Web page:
Salt in Baking
Sometimes, especially these days with the abundant use of kosher and sea salts, integrating salt into a baking recipe is difficult due to the large size of the crystals. Here are a couple of tips that help disperse the salt into your batters or doughs smoothly, so no one will be biting into salt crystals that haven’t dissolved during baking. These methods also work extremely well in frostings and fillings and anywhere you need the salt to pervade uniformly throughout.
1. Using either a mortar and pestle or a mini food processor, grind the salt until its granules are very tiny, similar to a powder. Store in a separate jar labeled “Baking Salt.” Use in your baking recipes.
2. Dissolve your salt in the liquid portion of the ingredients you will be using in your recipe. For example if a recipe requires 1/2 t salt and 1 cup of milk, mix the salt into the milk (rather than add it to the dry ingredients as recipes usually direct us to do) and let it sit for a few minutes to dissolve. Then proceed with the recipe.
I prefer the first method, since the salt is so finely ground that it integrates well into the other ingredients consistently. The second method is handy but is not as consistent as the first.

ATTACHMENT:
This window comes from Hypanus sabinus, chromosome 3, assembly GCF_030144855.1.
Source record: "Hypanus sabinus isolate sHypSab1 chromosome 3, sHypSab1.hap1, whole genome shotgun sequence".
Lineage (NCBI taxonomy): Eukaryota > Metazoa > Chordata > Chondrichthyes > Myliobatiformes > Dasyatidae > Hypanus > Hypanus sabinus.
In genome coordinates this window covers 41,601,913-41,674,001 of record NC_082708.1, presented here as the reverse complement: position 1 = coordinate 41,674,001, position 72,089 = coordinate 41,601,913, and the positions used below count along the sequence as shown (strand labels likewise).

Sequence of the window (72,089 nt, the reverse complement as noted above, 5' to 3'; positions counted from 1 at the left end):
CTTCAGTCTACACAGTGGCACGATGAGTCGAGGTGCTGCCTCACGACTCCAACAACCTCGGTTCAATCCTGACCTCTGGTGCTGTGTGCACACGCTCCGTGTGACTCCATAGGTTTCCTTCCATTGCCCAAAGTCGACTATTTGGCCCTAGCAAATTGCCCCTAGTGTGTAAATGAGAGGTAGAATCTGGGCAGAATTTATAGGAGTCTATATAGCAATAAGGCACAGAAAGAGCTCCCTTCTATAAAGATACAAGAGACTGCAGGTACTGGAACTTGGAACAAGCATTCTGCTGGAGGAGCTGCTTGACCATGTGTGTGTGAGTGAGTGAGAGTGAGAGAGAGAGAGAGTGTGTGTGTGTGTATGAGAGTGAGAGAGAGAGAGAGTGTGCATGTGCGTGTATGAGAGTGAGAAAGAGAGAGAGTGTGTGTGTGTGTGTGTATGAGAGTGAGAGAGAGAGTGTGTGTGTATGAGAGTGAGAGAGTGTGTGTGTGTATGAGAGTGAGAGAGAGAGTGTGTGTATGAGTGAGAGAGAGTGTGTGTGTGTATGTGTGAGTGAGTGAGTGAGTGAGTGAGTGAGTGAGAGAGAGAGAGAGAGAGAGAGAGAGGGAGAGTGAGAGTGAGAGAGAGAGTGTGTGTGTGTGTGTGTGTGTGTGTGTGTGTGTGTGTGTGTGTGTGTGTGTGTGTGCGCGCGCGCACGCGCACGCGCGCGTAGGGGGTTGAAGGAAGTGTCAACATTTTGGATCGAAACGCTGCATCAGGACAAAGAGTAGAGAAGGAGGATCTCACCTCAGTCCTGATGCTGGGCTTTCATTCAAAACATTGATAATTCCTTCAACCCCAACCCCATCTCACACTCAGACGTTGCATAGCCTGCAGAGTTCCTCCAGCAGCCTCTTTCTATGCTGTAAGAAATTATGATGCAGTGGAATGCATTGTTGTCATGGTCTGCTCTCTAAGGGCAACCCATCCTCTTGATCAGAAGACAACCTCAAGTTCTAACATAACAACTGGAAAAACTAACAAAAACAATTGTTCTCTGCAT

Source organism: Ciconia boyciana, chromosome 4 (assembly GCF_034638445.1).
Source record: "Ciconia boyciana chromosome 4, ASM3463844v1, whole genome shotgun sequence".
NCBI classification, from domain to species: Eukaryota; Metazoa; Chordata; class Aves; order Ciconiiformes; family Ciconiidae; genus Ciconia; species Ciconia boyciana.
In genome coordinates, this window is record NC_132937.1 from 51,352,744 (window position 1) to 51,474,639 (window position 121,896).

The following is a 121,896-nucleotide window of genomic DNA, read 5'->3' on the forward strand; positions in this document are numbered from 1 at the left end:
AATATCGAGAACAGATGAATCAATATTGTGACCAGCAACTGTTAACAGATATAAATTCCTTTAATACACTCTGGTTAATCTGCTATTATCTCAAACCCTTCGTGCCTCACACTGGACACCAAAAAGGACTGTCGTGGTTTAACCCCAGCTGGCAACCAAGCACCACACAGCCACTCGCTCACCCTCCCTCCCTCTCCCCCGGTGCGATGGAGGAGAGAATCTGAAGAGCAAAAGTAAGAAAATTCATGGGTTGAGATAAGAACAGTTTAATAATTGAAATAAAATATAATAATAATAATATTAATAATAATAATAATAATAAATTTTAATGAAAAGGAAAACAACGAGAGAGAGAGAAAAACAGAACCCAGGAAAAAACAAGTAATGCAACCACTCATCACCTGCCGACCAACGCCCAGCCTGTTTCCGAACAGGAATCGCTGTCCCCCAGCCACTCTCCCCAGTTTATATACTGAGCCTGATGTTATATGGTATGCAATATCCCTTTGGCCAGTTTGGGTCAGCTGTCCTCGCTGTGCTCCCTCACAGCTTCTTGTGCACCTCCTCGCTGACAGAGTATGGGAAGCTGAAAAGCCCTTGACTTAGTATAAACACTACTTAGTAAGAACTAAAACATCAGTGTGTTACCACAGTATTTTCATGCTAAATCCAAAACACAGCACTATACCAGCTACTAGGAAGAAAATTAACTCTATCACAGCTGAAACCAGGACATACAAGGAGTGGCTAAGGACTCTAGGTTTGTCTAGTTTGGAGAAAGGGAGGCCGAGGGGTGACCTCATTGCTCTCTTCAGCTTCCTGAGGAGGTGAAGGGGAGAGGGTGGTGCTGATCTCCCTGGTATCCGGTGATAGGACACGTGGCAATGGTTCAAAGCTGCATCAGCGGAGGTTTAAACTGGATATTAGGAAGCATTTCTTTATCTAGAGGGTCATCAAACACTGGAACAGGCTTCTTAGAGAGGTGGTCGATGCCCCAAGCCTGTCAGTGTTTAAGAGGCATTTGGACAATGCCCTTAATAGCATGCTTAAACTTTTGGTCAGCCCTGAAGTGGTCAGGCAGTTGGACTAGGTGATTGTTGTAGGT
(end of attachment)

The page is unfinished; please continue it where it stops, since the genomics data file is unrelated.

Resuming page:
There are three main types of food coloring – liquid, gel, and powder. Liquid coloring is akin to the type you can purchase at any grocery store. They are usually sold in sets of four colors (red, yellow, green, and blue) and are ideal for such things as coloring Easter eggs. They do not work well in cakes or other baked items or in frosting. In cakes, the liquid coloring is not as effective as other types of dye and you’d have to use a much greater quantity of coloring to obtain deeper colors. In frosting, the liquid colorants alter the consistency of the frosting leaving a less than desirable result. Gel colors are most successful in coloring baked goods and frostings because they do not alter consistency. Additionally they impart a full, concentrated burst of color in small doses. Gel colors are available in craft supply stores as well as baking supply stores and are finding their way into some specialty grocery stores as well. Two very common brands are Wilton and Americolor. Powdered food coloring is probably the most efficient use of color. The pigment is super saturated, therefore allowing very small amounts to produce high intensity color. Powdered colors are less accessible (you can find them online).